Jason Foo: A Storytelling CEO

Jason Foo: A Storytelling CEO

We speak to creative agency BBD Perfect Storm‘s CEO, Jason Foo, on the importance of delivering stories effectively to an audience. As a key influencer within the industry, Jason founded BBD Perfect Storm with the belief that brands could build different and more powerful relationships with consumers. As CEO to a company that offers design, advertising, direct marketing and digital services, Jason has worked with senior clients across many different industry sectors on a local and global level. Upon speaking with him, we discovered that storytelling from an agency’s perspective can resonate with those who sit behind a camera, and perhaps our end goals don’t differ as much as you may think…

Storytelling CEOWhy do you think storytelling impacts an audience?

Frankly, I think the term ‘storytelling’ is horribly overused. What should describe the art of holding people in suspense, trepidation and delight, has all too often turned into a euphemism for things like turning a piece of data into an infographic. Not that there’s anything wrong with infographics, or data, but when a word is overused, it can undermine its impact and importance.

Since the beginning of time, storytelling has been at the heart of what makes us humans.  We use stories to teach children values and we use them to inspire adults to support causes. Great brands increasingly make you feel like you are supporting a cause—and if they are purposeful, you usually are.

Tell me how BBD Perfect Storm uses storytelling to establish a rapport with its customers?

We help organisations convey their brand purpose to their customers and employees alike.  Brand purpose is about why an organisation exists, not just what it makes.  It’s about the role and contribution that the organisation is trying to play in peoples lives and wider society.  That radically elevates the kind of stories you can tell customers and the sort of engagement you should achieve.  Let me give you an example: One of our clients is sportswear company, SKINS.  They make great sports clothing that has been technically proven to improve an athlete’s performance. But their brand purpose is to ‘fuel the true spirit of competition’ by campaigning for everyone to have an equal and fair opportunity to compete in sport. That means removing prejudice of any kind and unfair advantages others gain through the use of performance enhancing drugs or other methods. If you then consider the kind of stories SKINS can talk about to build a rapport with their consumers and audiences, we begin to see a plethora of storytelling opportunities emerge. Another of our clients is VitalityLife.  They are a life insurance company that helps and incentivises you to live longer and more healthily; as a result, they lower your premiums. Again, we see the potential of the rich, authentic stories that enable you to talk about more than just life insurance. This subverts your expectations and as a result, can enrich your experience.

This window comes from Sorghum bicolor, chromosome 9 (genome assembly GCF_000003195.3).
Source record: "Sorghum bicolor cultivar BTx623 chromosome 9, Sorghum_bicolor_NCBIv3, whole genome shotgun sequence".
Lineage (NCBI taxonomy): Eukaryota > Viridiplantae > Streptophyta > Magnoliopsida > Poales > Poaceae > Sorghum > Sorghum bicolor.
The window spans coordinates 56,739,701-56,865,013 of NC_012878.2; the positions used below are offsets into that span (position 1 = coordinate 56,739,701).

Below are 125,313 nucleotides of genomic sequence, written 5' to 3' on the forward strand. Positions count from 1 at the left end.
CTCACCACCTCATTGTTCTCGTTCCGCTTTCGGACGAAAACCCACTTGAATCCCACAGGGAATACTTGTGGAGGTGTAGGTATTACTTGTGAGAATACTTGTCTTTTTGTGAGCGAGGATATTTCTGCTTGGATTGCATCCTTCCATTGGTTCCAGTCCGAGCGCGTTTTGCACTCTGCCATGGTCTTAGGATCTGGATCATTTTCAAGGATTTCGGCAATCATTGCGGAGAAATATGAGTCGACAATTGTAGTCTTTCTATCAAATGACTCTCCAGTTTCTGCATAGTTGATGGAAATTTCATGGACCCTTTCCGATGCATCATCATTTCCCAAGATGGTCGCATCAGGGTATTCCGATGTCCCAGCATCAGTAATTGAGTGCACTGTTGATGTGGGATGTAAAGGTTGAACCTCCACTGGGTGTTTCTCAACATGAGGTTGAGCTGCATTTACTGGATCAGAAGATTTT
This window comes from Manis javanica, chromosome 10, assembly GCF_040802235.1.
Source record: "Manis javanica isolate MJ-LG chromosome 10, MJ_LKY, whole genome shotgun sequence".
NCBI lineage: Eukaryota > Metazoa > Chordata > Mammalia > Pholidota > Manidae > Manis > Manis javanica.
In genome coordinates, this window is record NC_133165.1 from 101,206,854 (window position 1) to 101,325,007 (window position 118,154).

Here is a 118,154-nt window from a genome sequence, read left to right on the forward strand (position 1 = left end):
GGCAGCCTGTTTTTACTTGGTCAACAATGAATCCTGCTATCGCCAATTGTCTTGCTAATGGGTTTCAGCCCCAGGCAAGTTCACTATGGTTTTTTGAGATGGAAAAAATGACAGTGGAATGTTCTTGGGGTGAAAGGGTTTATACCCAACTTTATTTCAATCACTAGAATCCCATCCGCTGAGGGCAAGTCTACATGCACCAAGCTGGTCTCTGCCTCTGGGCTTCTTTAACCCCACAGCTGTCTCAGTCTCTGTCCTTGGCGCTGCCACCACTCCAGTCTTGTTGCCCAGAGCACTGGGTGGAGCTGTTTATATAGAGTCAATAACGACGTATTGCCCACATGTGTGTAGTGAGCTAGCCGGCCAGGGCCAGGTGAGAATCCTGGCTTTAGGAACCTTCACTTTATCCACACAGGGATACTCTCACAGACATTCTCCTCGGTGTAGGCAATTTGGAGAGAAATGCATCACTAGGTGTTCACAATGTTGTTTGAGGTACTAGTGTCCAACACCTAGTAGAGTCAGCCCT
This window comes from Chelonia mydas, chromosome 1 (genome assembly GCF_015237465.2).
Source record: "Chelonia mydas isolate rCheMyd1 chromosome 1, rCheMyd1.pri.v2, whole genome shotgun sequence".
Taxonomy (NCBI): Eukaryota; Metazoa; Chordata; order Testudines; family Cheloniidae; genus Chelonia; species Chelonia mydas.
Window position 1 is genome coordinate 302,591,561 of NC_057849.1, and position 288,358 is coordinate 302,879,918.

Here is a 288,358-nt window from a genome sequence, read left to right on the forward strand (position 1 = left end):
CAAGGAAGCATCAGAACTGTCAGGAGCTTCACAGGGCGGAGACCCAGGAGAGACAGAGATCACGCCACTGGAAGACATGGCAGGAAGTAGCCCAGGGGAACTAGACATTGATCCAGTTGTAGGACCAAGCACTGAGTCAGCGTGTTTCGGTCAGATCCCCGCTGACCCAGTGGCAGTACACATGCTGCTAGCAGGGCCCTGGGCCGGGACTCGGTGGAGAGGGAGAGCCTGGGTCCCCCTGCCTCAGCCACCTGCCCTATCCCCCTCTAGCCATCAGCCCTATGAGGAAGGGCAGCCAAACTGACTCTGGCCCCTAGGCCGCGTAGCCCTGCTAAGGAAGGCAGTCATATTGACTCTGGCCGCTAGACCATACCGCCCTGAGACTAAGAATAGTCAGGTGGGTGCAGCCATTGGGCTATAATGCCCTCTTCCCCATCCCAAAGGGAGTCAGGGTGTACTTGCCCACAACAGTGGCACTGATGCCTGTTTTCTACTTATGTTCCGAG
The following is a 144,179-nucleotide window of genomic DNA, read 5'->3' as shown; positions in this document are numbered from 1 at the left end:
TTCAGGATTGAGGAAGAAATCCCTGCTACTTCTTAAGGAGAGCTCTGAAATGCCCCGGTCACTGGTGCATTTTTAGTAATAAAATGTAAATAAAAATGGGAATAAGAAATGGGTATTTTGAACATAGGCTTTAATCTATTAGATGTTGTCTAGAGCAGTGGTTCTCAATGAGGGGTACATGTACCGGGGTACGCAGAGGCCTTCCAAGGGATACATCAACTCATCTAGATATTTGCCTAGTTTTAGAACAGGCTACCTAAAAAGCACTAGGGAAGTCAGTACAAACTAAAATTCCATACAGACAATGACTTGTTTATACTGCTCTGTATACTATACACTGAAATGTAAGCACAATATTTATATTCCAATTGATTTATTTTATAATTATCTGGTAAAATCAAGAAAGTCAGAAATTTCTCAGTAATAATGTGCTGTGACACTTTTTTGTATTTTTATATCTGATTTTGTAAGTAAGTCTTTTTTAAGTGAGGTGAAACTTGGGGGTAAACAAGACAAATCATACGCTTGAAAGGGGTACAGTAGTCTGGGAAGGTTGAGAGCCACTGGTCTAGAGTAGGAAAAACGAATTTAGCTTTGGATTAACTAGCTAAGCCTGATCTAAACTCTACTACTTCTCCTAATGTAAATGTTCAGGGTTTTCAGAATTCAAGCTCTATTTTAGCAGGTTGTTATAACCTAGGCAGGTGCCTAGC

Storytelling has the power to shape cultures. Which formats do you think best establish and maintain this power?

I believe film remains the ultimate storytelling format. However, whatever the format, it’s always about making something as emotionally evocative and memorable as possible. That’s what great storytellers do, whatever the medium. If they are speaking, they use language which entrances and entertains the audience. Take Muhammed Ali, who said: ‘I’m gonna float like a butterfly and sting like a bee’. He didn’t say: ‘I am going to dance around for a bit and then hit him on the nose!’
Ask yourself the basic question: whatever you are producing, would your target audience want to watch, read and experience this?  Will they find it remarkable?  Will they want to retell your story to others?

Storytelling does have the power to shape culture.  Particularly if you’re prepared to create the sort of stories that set society’s cultural agenda, rather than merely reflecting it.  At Perfect Storm, we call this being ‘Purposefully Pioneering.’ This means tackling the broad social issues that matter to your consumers and telling the stories that are viewed as challenging, controversial and outside of the mainstream. Doing this is what typically earns you media attention and, hopefully, customer adulation.

Do you think storytelling is an industry phase, or a powerful marketing tool to be used for the foreseeable future?

As I mentioned at the beginning, I do think that the term ‘storytelling’ is overused and, to some extent, this diminishes its value.  It’s used as a catch-all for many types of content marketing which really don’t deserve that description. Storytelling will be with us forever.  But only those that tell great stories will be there!